D4 photo
Look D4 you leap
Okay, so Chris Carter absolutely loved D4: Dark Dreams Don't Die, so Bill and I figured we'd check it out... and uh. Wow. Goodness gracious. That certainly is some sort of video game. I think. Honestly, if I didn't have this whole experience on video, I might think there was a gas leak in my house making us go all stupid and insane.

Review: D4: Dark Dreams Dont Die (Prologue, Episode 1, Episode 2)

Sep 18 // Chris Carter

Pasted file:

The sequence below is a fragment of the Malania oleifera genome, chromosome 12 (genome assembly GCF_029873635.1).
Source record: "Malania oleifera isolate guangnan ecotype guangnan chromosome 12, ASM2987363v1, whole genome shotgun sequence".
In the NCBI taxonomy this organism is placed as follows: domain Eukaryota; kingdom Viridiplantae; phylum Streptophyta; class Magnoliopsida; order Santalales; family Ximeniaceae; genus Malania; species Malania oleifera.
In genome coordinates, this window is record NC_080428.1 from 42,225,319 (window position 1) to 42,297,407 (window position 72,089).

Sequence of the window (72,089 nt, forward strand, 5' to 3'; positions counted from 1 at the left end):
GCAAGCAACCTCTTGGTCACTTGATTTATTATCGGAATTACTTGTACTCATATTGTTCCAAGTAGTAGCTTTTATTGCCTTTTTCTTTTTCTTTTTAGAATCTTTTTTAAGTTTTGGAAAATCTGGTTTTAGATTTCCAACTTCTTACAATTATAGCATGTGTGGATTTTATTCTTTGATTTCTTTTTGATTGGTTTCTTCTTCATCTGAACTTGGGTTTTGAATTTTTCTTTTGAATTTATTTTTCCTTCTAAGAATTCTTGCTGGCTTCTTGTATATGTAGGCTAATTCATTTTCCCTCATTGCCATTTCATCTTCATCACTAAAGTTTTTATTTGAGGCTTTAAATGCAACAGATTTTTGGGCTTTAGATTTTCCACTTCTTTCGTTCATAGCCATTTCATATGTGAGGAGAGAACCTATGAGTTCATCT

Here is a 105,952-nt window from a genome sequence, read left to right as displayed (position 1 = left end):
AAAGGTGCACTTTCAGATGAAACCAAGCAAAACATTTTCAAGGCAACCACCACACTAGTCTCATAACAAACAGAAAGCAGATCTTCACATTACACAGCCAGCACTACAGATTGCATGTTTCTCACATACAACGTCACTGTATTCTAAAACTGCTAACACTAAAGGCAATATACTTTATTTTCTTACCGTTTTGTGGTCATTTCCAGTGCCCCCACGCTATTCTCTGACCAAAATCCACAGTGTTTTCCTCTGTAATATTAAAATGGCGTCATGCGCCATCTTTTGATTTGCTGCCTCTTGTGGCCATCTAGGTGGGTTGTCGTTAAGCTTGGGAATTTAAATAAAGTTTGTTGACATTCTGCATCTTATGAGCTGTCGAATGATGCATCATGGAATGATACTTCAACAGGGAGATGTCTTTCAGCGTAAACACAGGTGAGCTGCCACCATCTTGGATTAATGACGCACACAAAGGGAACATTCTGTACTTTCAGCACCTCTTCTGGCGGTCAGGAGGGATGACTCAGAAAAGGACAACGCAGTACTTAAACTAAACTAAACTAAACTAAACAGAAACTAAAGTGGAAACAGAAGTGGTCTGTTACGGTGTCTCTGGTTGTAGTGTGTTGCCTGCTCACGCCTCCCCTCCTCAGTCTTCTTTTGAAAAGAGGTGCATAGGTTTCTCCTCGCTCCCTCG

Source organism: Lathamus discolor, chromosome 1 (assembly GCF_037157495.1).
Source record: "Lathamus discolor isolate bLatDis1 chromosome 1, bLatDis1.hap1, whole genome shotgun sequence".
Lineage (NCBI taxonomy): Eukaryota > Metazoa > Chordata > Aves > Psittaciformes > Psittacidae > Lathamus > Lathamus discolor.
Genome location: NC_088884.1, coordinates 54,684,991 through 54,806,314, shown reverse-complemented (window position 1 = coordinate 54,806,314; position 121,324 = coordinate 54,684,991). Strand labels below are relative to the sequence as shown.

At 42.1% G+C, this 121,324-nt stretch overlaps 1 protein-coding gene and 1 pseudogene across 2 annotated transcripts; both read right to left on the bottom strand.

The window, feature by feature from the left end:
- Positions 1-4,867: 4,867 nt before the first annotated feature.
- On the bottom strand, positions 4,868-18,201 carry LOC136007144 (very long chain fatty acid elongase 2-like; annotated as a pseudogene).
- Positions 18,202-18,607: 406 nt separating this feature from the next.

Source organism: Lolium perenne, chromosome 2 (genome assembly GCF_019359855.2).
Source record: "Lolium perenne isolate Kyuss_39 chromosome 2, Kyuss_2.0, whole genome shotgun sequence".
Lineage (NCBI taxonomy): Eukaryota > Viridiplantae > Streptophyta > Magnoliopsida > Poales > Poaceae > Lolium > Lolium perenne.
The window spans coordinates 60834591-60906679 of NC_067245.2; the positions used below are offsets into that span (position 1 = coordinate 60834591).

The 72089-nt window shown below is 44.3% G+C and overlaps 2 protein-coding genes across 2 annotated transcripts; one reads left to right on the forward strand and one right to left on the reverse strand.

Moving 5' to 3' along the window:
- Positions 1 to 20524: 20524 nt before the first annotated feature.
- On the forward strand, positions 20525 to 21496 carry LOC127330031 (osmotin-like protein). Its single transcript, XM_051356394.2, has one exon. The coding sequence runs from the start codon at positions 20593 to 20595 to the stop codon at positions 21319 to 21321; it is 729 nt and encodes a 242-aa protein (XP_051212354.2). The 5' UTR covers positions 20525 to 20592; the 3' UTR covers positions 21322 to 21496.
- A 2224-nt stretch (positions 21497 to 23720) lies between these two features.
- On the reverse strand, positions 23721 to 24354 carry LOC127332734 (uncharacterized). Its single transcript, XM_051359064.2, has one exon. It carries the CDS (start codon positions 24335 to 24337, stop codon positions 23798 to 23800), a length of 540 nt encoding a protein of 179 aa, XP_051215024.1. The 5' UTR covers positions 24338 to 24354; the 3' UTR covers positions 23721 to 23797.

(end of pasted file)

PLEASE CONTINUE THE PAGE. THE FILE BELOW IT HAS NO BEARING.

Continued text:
D4: Dark Dreams Don't Die (Xbox One)Developer: Access GamesPublisher: Microsoft StudiosReleased: September 19, 2014 (Prologue and first two episodes) / TBA (additional episodes)MSRP: $14.99 [Editor's note: there will be no major story spoilers present for the episodes reviewed here.] David Young is the hero of D4, and the mystery of his murdered wife is the focal point. Her last words linger in his mind since that moment -- "Look for D." Is D a location? A person? David's obsession with the event drives him off the police force and onto his own investigation. Oh, and one small note -- a bullet that went through his head as a result of that night granted him the power to go back to the past using items called "momentos," through a process called "diving." Yep, this isn't your typical noir thriller -- this is by Swery65, the famed developer best known for directing Deadly Premonition. It's an adventure game, and fans of the genre will immediately pick up the simplistic control scheme. There's a cursor on screen, which can be used to investigate or interact with the environment. D4 supports Kinect gestures, but I felt completely comfortable using a controller the entire time (the analog stick controls the cursor like a mouse), and didn't feel like I was missing anything. In addition to the aforementioned cursor controls you can also "push" or "grab" objects, which is done by using the appropriate gesture, or more simply, the A and X buttons respectively. That's basically all you need outside of the contextual QTE scenes or minigames. You'll have the chance to move from one fixed area to the next, investigate locations, hunt for objects, and look around with a fixed camera angle. It's part visual novel and part adventure, as "hidden objects" are abound, as well as optional collectibles and tons of items. [embed]281305:55669:0[/embed] There's also a strategic element of sorts with investigating objects, as David has a stamina and health meter. Using most actions will expend stamina, and pain of any kind will incur a health loss, which can be regained by finding food and medicine in the wild. Losing all your health will require you to restart from a previous point, and you can save your progress by way of using telephones in the environment. You'll also have an Assassin's Creed eagle eye-like "Vision" mechanic at your employ, which highlights objects that can be interacted with in gold -- to refill that meter you'll have to drink something. What I really like about D4 is that it draws you into its world immediately. From the moment that Amanda busts through the door and is introduced as a "freeloader/grocery shopper" that actually lives with you, to the first time you start walking through David's house, I felt like the world I was given wasn't just a fleeting creation -- like it had existed long before I was introduced to it. You basically see the story unfold through David's eyes, and hear his inner thoughts the whole time -- including some depressing "are they or aren't they real" hallucinations of his wife, Peggy. His mind isn't stable, and it creates an interesting storytelling dynamic as both you as the viewer and David himself try to make sense of things together. Gameplay is also more interactive than your average adventure game. You need to actually pay attention when watching cutscenes, as a button prompt may occur that could provide you with additional information on an object or person. My favorite part is how the game handles highlighting random objects in the game world. By simply putting the cursor over something as mundane as a toilet, small phrases will pop up on the screen to give us the full story on something -- like the fact that said toilet is "no longer used" and has a "rusty lever." This is a much more interesting method of handling the formula than, say, Telltale does it. Highlighting a cabinet in David's home might tell you that it was his wife's favorite spot to store things, and that she used to keep it tidy. Highlighting a microwave will give you even more facts, one of which is that David uses it daily -- likely to allot more time to the investigation. It's little things like this that let you piece together the game's universe at your own pace. Everything in D4 also feels incredibly organic. Turning on the TV will play the cartoon "Sebastian the Sleuth," an original creation that involves a crime solving cat. Amanda will sometimes randomly leave the house through a window, and return later. Even looking at objects you can't interact with, like a wall full of pictures of David and Peggy will give you a glimpse into how deep their relationship was, and some of the major milestones in their lives. D4 also employs a comic book-like effect in some of its cutscenes, splitting the screen to show multiple reactions, characters, or environments. It helps keep things interesting, and the pulp feel on top of the noir and wacky elements all mesh together quite well. Another home-run hit in terms of atmosphere is the soundtrack. While most of its songs are generally soothing and fit the detective theme, the piano tunes are beautiful as standout tracks, and there's a diverse array of genres present -- even Irish Rock during intense scenes. D4 is set up as an episodic game, with the initial package (reviewed here) offering a prologue episode, as well as Episodes 1 and 2 -- the rest will come later. The prologue takes place wholly in David's home and takes roughly 30 minutes to complete, but there's a surprising amount of things to play with and find. Episodes 1 and 2 take roughly an hour each if you're just going for the story, but again, both have tons of extras, as well as optional minigames and missions. For example, one sidequest involves calming down a paranoid passenger, and another tasks you with answering quizzes with various aircraft-related questions. Despite how short some of these quests are, it's insane how much detail was put into just about every facet of the game. You can find magazines related to sports, the government, and topics such as the Verizon Center and the Lumière brothers just lying about in the game's world, which provide brief and interesting real-world facts. There are also badges to find, which grant you credits that you can use to buy food, stamina, or vision points, as well as extra outfits for David and his companions. Very rarely am I tempted to replay an adventure game right after I completed it, but that's what I did with D4. Oh, and there's also full leaderboard support. It ends on a cliffhanger, but D4 has me intrigued, mostly because I felt a genuine attachment to the characters. I want to see this journey through to the end, and the classic Swery wackiness kept me interested throughout the relatively familiar adventure genre gameplay.